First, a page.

Louise Ramos | 5 Apps You Need for Your Trip to Seoul + 5-Day Itinerary
Hello, I'm Louise! And I like to make things. I’m an illustrator and all-around-creative based in sunny Manila.
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5 Apps You Need for Your Trip to Seoul + 5-Day Itinerary


After booking our trip to Seoul, I was so ecstatic, I prolly killed my keyboard (and Google) by typing in so many questions. Where to go? What to do? How to get there? Coupons? Please tell me they’ve got coupons!
And that was months prior to my trip… Then I just forgot all about it. Typical me. (Well I didn’t want to die of excitement then, okay? I had life goals: like getting puppies! JK.)

Post trip. The 2 weeks I had breathing in Korean air will probably be the best half-month of my 2016. (Especially now that all I’m left with this year is to study, study, study. Eww.)
And the fulfilling thing was planning everything out 3 days prior to departure. Yup! It’s possible! I just got so busy. I was so excited, but I wasn’t really able to plan out that much prior to those 3 days. (Except there’s me voicing out on all SNS platforms how excited I was! HAHA.) Then day/night before departure, I just bombarded Google again with a gazillion questions, blog hopping in the web-o-sphere, reading everything I can about anything Korean. (And watching dramas in between!) Cramming/Multitasking skills paying off! Wew.


If anyone’s going to Korea soon, here’s some apps, tips, and a sample 5-day itinerary at the end just to help you off your tracks! Because really, I owe it mostly to blogs too when I’m jotting down my travel notes. (Special mention to Chili Sarang ♥️ Kamsahamnida, Miseol!)


1 Korea Subway

This will be your best friend! (Well, if you’re travelling alone like me, awtsuuu. Char.) But for real, it will save your legs, your brain, your ass–prolly everything! I downloaded a lot of Subway apps but this was what I kept in my phone during my stay. Interface is so good!

It’s applicable to Seoul, Busan, and even Jeju-do! Keep your GPS on and it can detect the nearest station to your location, then just click in your destination/stop and ta-daaa! Their transportation system’s foolproof and you’ll love it! (Hi Philippine MRT/LRT, magpakatino ka naman. Up your game, bro.)

Korea Subway is available in Google Play and in the App Store.


2 K-Books

I love reading! (As long as it’s not my damn reviewer books, heh) But travel books cost a lot. Like whyyy? Why do they have to cost more than Twilight?

This will take up a lot of space on your phone once you download the e-book from the app, but it’s a great read! There’s a themed-travel part: Anyone up for Hallyu day? Food-trip weekend? Or you could go with the practical by the region/location thing. Plus it’s got a few things you almost always forget to Google: like mall hours! What days are they close? What are all the bus lines and schedules?
Not to mention, the layout and photos are so good! (here’s me again with my obsession with book and magazine layouts!)

K-Books is available in Google Play and in the App Store.


3 Learn Korean

Not a lot speak English in Korea. For real! You might read that 20s or college students can respond to you, and yes, some can, but it’ll still be very difficult to communicate nonetheless. It’s good to know basic Korean especially if you’re staying for a while! And this one has the most words/lines for a free app! There’s some that are more visually pleasing but I really liked the content in this one.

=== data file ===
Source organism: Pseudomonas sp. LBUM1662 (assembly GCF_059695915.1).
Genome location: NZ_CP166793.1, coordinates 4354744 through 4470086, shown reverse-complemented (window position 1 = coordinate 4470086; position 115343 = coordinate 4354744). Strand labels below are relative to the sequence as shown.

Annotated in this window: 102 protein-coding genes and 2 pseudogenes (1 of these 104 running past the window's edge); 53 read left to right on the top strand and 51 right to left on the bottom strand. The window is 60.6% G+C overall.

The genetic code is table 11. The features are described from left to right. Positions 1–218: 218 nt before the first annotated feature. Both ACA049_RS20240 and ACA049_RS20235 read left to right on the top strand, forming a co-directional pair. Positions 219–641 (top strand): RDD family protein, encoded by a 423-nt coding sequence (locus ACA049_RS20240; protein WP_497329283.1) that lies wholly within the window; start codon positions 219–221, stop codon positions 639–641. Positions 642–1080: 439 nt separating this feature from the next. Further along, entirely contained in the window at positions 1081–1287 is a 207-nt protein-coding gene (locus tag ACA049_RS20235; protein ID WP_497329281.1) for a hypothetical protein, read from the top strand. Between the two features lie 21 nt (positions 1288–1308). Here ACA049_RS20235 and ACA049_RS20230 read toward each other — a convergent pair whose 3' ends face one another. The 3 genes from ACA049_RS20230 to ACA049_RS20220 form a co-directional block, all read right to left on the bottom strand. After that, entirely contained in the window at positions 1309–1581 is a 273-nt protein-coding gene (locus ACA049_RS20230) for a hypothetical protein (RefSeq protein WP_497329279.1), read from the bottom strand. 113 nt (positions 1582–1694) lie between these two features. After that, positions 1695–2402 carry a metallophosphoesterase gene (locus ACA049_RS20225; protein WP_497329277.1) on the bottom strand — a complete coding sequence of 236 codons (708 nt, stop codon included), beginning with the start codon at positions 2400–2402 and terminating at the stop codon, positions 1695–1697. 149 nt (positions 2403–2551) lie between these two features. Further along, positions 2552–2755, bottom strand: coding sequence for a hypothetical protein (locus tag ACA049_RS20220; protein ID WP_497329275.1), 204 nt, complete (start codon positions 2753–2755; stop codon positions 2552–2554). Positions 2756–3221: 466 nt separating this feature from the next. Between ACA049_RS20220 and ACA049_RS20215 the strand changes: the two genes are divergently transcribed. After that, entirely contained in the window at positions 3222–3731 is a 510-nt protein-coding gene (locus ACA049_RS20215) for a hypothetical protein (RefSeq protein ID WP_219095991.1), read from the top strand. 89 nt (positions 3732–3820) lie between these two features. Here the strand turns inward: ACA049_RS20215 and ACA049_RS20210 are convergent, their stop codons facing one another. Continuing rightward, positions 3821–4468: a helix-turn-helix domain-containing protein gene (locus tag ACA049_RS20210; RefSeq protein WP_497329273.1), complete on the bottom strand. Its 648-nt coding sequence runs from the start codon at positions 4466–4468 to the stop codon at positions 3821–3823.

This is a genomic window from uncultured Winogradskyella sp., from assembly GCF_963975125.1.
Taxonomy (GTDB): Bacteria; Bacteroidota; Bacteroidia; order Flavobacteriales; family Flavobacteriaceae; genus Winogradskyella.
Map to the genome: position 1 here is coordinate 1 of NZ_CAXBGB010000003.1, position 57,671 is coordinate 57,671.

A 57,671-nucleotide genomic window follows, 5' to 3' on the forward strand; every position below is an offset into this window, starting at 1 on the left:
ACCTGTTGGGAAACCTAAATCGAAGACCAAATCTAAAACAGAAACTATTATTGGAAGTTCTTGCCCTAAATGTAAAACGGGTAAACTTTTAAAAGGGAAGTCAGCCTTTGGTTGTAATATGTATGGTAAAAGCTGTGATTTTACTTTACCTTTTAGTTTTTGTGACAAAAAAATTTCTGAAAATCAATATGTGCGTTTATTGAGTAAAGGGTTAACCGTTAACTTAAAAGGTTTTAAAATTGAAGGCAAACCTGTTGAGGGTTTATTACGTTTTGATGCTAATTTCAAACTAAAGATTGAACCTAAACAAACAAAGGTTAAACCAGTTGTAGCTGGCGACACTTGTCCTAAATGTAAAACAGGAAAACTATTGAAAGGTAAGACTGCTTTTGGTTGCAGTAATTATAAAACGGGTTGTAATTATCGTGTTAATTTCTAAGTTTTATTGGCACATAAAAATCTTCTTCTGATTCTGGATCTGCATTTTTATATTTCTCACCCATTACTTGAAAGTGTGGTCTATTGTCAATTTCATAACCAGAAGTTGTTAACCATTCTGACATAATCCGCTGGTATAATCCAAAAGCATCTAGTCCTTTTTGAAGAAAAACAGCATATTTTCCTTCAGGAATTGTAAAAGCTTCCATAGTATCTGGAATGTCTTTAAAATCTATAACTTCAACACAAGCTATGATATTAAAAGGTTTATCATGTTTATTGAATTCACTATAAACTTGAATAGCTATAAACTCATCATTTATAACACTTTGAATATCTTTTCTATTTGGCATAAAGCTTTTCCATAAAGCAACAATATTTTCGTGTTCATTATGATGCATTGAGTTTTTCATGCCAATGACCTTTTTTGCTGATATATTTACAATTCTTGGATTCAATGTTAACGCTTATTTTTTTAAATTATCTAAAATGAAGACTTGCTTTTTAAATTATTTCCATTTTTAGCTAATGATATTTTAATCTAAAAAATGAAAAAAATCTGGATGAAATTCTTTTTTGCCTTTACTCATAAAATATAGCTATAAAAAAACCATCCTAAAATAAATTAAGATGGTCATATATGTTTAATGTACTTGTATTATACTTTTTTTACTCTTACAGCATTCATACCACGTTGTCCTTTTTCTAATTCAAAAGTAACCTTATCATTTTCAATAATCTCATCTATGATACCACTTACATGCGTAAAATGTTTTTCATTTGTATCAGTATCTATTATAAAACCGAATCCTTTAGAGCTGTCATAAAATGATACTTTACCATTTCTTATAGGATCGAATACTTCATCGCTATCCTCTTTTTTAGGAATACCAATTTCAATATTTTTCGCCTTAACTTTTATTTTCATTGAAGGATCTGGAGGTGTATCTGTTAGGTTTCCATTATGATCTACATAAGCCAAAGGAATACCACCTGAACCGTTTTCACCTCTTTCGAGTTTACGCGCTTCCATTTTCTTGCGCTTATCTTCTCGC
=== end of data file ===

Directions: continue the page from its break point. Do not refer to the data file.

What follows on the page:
I kind of understand basic Korean and can speak little–which was so helpful! I kind of watch too many shows from them too (sometimes without subtitles) so… But the best part is that it brightens me up whenever I can respond or talk to the people in their language and they understand me! Big grinsss. There’s even an ahjumma that smiled so much when I talked (and haggled) in Korean and she said my pronunciation or something like that was good. I think I amused her since I was talking to her in Korean, but kept talking to my brother in both English and Tagalog because ang kulit ng kapatid ko when we were in markets. We wanted too many food! Hah! But that ahjumma really made like my 2 days! I wanted to hug her! HAHA.
All those years of me talking to myself in Google translate  paid off! (LOL YES I DO THAT, IT’S MY HOBBY, 4 REAL. I AM NOT ASHAMED.)

Try to learn atleast phrases like “Where is the __?”, “How much?”, and ordering food! OMG, people in restos won’t really get you! Haha.
Who knows. Maybe even learn something off the “dating” tab. Charot. Ang landi.

Learn Korean – Grammar is available in Google Play.
Learn Korean – Phrasebook is a great alternative for iPhone users, available in the App Store.



OMG KOREA IS LTE HEAVEN! The 100Mbps is reaaaal! You can download off a whole drama (18 eps and all) in minutes. Once again, I love you, Korea!

And oh, how long before I finally ended my WiFi Egg vs Internet Sim Card dilemma prior to our trip! There were very few internet sim cards available unlike Tourist Sim Cards in other Southeast Asian countries. Phones and numbers are registered in a person’s name in Korea so you can’t really just go off and buy one. Think postpaid as a required thing when getting a phone. (Which is actually good! Less phone stealing schemes. Ugh, hate that. I’ve lost so many phones before.) Thus, you’ll see more WiFi device options.

But I’ve finally decided to give YASSGO a go (hehe, YASSGO a go!) and best decision ever! Despite them still on beta mode.

Disclaimer: I will sound like this is sponsored but it’s not. I paid for more than a week of YASSGO use on my own, and I just really think it’s the best thing for it’s price.